In this chapter, we introduce some of the key technologies used to create Web 2.0 applications. Many of these technologies are discussed in detail in the programming chapters of Internet & World Wide Web How to Program, 4/e. You’ll learn web development technologies, such as Ajax (Chapter 15); its component technologies, including XHTML (Chapter 4), Cascading Style Sheets (CSS, Chapter 5), JavaScript (Chapters 6–11), the Document Object Model (DOM, Chapter 12), XML (Chapter 14) and the XMLHttpRequest object (Chapter 15); and the popular Ajax toolkits—Dojo (Chapter 15) and (Chapter 24).

You’ll learn how to build Rich Internet Applications (RIAs)—web applications that offer the responsiveness and rich GUI features of desktop applications. We discuss key tools for building RIAs, including Adobe’s Flex (Chapter 18), Microsoft’s Silverlight (Chapter 19), ASP.NET Ajax (Chapter 25) and Sun’s JavaServer Faces (Chapters 26–27). We present web development tools such as Adobe’s Dreamweaver and its Ajax-enabling capabilities (Chapter 20). We also discuss other popular development technologies including JSON (Chapter 15), the web servers IIS and Apache (Chapter 21), MySQL (Chapter 22), PHP (Chapter 23), and ASP.NET (Chapter 25).

We discuss the emergence of web services (Chapter 28), which allow you to incorporate functionality from existing applications into your own applications quickly and easily. For example, using Amazon Web Services™, you can create a specialty bookstore and earn revenues through the Amazon Associates program; or using Google™ Maps web services with eBay web services, you can build location-based mashup applications to find auction items in certain geographical areas. Web services, inexpensive computers, abundant high-speed Internet access, open source software and many other elements have inspired new, exciting lightweight business models that people can launch with only a small investment. Some websites with robust functionality that might have required hundreds of thousands or even millions of dollars to build in the 1990s can now be built for nominal amounts of money.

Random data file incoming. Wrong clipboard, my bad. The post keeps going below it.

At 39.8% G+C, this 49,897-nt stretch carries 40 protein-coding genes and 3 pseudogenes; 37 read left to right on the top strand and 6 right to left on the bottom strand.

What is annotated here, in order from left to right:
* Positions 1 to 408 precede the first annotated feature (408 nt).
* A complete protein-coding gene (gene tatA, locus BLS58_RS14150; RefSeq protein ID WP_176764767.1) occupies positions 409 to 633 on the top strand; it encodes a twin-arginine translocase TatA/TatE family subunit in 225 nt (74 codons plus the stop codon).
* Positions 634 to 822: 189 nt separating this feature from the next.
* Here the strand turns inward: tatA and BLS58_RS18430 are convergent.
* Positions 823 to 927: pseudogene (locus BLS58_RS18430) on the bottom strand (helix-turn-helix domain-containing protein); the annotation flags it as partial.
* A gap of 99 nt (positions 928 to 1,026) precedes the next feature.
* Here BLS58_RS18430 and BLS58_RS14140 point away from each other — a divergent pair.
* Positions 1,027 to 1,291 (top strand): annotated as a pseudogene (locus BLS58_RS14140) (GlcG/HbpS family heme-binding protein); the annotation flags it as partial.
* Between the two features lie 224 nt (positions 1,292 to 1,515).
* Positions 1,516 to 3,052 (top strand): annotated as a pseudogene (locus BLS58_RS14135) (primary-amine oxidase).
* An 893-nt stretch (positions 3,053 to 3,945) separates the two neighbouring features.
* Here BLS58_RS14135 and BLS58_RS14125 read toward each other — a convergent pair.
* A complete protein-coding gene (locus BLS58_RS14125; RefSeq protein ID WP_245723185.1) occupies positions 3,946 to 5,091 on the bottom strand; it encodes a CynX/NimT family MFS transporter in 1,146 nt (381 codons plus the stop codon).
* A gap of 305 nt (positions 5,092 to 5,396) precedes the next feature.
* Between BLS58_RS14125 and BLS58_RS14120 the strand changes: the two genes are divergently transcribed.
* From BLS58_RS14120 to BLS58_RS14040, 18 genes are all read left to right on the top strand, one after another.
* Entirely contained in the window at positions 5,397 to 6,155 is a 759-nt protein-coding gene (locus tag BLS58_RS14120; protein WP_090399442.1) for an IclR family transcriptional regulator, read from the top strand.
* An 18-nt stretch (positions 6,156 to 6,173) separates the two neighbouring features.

Section 3.17 overviews key Web 2.0 business models, many of which are also explained in greater depth throughout the chapter. Figure 3.1 includes a list of Web 2.0-related conferences. Some have a technology focus, while others have a business focus.

Fig. 3.1 | Web 2.0 and related conferences.

Web 2.0 and related conferences


Affiliate Marketing Summit

AjaxWorld Expo

All Things Digital

Always On

Blog Business Summit

eBay Live

Emerging Technology

Emerging Telephony

Future of Online Advertising


Microsoft MIX

Microsoft Tech Ed

MySQL Conference and Expo

Open Source (OSCON)


Search Engine Strategies

Tools of Change for Publishing

Ubuntu Live

Web 2.0 Expo

Web 2.0 Summit

Where 2.0



  1. O’Reilly, T. “What is Web 2.0: Design Patterns and Business Models for the Next Generation of Software.” September 2005 <>.
  2. Grossman, L. “TIME’s Person of the Year: You.” TIME, December 2006<,9171,1569514,00.html>.
  3. “Bill Gates: Microsoft MIX06 Conference.”Microsoft, March 2006 <>.
  4. O’Reilly, T. “What is Web 2.0: Design Patterns and Business Models for the Next Generation of Software.” September 2005 <>.
  5. O’Reilly, T. “What is Web 2.0: Design Patterns and Business Models for the Next Generation of Software.” September 2005 <>.
  6. Anderson, C. The Long Tail: Why the Future of Business Is Selling Less of More. Hyperion, 2006.
  7. Anderson, C. “The Long Tail.”WIRED, October 2004 <>.
Update :: February 21, 2017